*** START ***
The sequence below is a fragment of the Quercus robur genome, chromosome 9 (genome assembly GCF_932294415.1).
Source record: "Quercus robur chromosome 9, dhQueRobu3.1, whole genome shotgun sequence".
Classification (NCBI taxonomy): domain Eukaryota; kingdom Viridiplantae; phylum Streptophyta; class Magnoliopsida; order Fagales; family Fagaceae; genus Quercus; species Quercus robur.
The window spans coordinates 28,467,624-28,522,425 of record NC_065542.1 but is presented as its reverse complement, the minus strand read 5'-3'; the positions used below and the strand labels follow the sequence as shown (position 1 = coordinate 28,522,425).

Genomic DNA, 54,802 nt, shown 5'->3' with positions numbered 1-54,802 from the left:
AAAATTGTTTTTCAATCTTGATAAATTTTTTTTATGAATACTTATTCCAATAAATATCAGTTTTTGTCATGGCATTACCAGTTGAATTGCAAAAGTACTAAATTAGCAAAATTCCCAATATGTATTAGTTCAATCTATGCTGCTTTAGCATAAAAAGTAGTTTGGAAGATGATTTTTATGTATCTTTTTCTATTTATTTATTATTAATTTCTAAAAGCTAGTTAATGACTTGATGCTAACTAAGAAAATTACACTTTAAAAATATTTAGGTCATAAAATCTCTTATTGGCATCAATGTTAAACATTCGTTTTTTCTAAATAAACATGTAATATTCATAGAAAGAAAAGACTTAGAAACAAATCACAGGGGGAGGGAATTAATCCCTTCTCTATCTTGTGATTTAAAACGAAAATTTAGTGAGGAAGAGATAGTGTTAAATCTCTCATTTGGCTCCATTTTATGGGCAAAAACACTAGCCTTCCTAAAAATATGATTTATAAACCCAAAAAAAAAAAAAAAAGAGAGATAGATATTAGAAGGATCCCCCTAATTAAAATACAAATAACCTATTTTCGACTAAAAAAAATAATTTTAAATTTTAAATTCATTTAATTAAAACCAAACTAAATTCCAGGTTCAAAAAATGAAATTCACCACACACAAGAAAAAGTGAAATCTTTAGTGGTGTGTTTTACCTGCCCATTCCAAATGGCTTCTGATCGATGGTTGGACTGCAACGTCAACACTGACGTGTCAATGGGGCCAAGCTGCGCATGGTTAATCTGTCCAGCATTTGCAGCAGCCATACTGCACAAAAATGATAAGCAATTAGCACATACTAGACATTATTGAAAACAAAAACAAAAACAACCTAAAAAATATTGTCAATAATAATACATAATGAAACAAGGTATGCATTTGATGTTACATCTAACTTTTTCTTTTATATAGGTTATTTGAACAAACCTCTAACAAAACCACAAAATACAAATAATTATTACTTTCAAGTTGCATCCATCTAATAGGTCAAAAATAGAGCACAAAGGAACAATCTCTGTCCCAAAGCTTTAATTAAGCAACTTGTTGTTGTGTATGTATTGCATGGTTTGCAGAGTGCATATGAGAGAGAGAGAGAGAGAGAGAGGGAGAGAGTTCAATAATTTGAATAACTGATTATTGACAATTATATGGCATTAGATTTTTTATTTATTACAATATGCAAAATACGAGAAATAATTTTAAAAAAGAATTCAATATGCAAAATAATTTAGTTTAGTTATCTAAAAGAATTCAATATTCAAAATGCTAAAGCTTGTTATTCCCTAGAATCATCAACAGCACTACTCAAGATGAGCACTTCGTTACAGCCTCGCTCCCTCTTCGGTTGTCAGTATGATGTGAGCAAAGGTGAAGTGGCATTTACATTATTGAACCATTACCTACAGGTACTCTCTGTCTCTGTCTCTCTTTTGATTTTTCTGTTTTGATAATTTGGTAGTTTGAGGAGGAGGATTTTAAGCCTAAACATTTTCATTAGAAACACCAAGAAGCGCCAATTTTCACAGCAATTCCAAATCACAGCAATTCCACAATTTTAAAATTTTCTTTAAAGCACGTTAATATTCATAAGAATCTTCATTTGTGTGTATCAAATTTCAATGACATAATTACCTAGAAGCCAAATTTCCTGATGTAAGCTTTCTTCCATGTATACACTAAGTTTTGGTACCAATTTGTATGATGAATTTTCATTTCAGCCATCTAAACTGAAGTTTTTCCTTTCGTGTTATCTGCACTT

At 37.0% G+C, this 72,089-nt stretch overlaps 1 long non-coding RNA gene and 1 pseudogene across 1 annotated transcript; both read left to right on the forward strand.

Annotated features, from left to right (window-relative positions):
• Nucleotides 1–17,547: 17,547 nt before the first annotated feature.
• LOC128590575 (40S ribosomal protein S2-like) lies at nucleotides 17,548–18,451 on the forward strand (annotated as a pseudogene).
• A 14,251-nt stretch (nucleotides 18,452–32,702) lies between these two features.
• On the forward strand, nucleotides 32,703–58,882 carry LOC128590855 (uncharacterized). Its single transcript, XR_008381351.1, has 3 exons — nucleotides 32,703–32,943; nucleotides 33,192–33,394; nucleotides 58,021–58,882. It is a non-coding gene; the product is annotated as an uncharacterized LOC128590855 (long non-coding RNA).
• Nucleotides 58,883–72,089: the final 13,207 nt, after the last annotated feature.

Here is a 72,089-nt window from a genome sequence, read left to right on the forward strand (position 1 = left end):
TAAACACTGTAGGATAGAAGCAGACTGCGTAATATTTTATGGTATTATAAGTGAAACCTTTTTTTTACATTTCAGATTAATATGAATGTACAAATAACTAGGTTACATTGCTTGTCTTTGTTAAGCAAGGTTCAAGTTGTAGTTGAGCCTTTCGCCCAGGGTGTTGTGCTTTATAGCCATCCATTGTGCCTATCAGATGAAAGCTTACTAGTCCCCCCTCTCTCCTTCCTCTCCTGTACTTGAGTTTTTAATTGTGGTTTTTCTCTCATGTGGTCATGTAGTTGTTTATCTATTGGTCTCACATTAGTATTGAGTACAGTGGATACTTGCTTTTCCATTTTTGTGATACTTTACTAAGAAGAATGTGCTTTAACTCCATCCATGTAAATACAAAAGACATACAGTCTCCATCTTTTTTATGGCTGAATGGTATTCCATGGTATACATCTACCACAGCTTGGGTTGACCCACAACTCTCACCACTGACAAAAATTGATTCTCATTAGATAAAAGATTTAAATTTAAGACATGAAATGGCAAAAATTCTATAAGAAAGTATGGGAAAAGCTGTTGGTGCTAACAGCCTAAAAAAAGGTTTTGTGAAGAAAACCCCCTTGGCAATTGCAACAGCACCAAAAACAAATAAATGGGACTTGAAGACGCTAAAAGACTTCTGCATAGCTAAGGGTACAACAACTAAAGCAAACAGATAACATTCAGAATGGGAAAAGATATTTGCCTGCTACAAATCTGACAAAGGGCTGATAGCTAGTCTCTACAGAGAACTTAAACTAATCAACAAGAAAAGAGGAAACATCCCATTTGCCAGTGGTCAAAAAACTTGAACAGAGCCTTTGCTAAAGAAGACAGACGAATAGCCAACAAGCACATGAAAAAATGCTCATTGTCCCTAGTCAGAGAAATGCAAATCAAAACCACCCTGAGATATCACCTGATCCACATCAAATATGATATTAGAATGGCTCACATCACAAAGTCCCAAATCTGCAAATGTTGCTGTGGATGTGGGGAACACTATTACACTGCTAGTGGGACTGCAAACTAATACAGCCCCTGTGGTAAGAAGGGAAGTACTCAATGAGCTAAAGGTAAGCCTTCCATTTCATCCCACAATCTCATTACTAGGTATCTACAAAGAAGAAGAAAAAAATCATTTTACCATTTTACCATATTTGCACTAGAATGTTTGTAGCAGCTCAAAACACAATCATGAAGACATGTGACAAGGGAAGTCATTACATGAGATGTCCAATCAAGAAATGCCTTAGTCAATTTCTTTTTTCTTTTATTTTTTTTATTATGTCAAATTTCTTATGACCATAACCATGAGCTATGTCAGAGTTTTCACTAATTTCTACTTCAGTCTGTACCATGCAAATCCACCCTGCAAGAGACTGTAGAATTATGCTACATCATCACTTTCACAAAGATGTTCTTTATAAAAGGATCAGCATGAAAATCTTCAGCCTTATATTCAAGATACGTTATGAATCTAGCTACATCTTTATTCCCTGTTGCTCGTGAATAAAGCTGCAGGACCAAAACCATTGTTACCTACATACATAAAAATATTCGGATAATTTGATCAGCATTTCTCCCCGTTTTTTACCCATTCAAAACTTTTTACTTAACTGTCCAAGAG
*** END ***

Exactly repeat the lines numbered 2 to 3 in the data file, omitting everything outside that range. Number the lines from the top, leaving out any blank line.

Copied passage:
Source record: "Quercus robur chromosome 9, dhQueRobu3.1, whole genome shotgun sequence".
Classification (NCBI taxonomy): domain Eukaryota; kingdom Viridiplantae; phylum Streptophyta; class Magnoliopsida; order Fagales; family Fagaceae; genus Quercus; species Quercus robur.